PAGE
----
"This means that warm-season thunderstorm systems will probably increasingly lead to more flash flooding, which can be very dangerous," said Smith, a professor of civil and environmental engineering at Princeton.
Hydrologists have observed evidence in the past that urban environments alter the behavior of storms. But they have mostly noted average increases in rainfall over long periods of time. Until now, they have not made observations of specific extreme storms because they lacked the right tools to do so.
The National Science Foundation-funded research by Ntelekos and Smith pieced together many different pieces of observational information on lightning strikes, rainfall, clouds and aerosols -- which they combined with analyses based on computer models of the atmosphere.
The combined data yielded surprising conclusions. For example, neighboring cities also can affect the behavior of a storm. The Ntelekos-Smith research showed that the 2004 storm over Baltimore was partially affected by the neighboring urban environment of Washington D.C. as air from the south became more turbulent when passing over it. This made the air mass particularly ripe for a storm by the time it reached Baltimore.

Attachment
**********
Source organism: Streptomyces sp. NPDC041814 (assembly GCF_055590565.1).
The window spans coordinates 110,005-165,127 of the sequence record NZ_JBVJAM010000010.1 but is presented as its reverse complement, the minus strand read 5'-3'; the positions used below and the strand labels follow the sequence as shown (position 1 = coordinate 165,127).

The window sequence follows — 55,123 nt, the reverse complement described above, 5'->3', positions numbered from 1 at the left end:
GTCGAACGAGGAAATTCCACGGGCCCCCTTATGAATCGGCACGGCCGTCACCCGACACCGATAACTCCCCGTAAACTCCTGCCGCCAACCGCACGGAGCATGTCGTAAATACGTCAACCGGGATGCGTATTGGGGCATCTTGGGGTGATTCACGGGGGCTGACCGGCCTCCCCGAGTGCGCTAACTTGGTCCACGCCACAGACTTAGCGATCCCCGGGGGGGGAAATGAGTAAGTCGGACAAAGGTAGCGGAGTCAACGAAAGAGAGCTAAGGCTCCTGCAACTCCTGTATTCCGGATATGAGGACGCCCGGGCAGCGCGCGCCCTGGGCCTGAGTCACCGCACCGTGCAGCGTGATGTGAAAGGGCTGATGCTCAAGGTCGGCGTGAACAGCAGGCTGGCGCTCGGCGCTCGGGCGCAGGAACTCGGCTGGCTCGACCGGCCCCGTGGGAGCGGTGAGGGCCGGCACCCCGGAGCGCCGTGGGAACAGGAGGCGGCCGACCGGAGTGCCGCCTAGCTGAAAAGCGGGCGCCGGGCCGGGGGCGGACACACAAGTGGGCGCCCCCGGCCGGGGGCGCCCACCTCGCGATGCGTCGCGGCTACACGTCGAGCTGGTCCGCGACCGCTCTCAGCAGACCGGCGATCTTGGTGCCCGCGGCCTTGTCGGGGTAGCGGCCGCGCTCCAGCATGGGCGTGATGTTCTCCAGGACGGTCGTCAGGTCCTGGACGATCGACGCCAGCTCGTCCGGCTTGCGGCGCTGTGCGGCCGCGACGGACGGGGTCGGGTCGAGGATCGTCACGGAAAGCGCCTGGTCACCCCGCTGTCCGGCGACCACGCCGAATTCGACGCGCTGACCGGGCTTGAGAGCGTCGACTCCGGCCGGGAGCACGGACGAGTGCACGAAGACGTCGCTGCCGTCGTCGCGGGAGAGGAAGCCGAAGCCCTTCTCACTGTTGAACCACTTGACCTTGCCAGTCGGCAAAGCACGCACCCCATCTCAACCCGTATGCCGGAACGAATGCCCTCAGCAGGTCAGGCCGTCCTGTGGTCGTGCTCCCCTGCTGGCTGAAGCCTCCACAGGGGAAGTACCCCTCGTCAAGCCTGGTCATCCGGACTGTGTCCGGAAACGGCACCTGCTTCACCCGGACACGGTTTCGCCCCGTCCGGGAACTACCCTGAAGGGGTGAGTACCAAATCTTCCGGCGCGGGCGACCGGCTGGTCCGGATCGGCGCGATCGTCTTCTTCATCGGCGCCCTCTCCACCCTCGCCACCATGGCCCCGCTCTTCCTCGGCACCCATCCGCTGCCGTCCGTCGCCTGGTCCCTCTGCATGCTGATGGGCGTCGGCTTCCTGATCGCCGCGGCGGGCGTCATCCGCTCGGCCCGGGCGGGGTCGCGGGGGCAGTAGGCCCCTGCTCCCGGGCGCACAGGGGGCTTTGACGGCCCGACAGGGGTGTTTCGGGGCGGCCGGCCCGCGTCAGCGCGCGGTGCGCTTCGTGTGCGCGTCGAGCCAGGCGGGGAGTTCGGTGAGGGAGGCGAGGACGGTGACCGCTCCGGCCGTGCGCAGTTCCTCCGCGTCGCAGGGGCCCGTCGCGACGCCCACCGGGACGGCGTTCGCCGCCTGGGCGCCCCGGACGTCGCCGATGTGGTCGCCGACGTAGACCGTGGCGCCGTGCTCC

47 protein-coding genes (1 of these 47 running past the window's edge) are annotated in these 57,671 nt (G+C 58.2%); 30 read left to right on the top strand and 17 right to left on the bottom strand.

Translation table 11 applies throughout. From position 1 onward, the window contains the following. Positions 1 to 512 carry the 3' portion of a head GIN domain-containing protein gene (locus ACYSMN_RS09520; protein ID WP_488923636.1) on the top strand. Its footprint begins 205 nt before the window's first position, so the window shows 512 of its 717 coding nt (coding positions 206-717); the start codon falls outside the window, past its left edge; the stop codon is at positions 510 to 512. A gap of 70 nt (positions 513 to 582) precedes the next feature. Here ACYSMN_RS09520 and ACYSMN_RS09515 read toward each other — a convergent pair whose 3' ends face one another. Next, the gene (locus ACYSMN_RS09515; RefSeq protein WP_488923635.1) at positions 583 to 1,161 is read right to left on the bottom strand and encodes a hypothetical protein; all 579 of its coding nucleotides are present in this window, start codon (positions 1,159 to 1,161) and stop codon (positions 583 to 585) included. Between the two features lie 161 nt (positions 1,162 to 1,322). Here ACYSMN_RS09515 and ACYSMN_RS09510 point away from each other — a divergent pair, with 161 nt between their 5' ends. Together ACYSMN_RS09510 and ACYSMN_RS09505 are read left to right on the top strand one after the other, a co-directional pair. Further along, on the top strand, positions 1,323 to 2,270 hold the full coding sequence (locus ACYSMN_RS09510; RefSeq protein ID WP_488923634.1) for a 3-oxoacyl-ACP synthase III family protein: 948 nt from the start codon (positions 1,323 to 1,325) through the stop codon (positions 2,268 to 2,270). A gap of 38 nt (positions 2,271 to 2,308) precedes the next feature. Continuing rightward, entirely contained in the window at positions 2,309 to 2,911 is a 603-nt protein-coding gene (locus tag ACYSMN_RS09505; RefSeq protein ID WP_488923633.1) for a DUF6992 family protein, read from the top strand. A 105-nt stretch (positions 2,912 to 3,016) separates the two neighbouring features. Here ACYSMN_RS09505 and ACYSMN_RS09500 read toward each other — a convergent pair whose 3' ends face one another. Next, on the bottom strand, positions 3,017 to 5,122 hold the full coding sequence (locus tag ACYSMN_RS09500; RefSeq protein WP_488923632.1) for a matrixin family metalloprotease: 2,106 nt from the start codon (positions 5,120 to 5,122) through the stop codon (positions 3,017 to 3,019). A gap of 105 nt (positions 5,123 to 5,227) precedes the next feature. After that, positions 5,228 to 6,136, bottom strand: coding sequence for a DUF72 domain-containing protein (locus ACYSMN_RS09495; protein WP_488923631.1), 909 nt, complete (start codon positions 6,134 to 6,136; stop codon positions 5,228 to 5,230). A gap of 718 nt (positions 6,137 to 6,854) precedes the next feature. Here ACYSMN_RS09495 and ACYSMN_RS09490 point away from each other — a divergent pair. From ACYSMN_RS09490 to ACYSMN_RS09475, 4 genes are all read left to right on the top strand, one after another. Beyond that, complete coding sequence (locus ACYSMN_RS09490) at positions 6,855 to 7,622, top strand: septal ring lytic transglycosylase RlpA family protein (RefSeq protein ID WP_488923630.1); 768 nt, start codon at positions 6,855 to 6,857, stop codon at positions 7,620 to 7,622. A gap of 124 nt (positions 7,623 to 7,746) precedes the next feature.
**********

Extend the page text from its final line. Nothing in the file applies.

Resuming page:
The scientific consensus so far has been that, during a storm, greater rainfall occurs on the downwind part of the city than on the upwind side.
However, the researchers found that during the 2004 Baltimore storm, the western part of the city -- not the upwind, northern part -- was hit harder by rainfall and thus extreme flooding, according to Ntelekos.
"Previous studies basically came from cities where the terrain was simple, where you had a town in the middle of nothing -- no mountains, no water," he said. "But most of the hub cities are close to either mountains or water as well as being close to other cities. So we have to understand how extreme thunderstorms behave over complex terrains."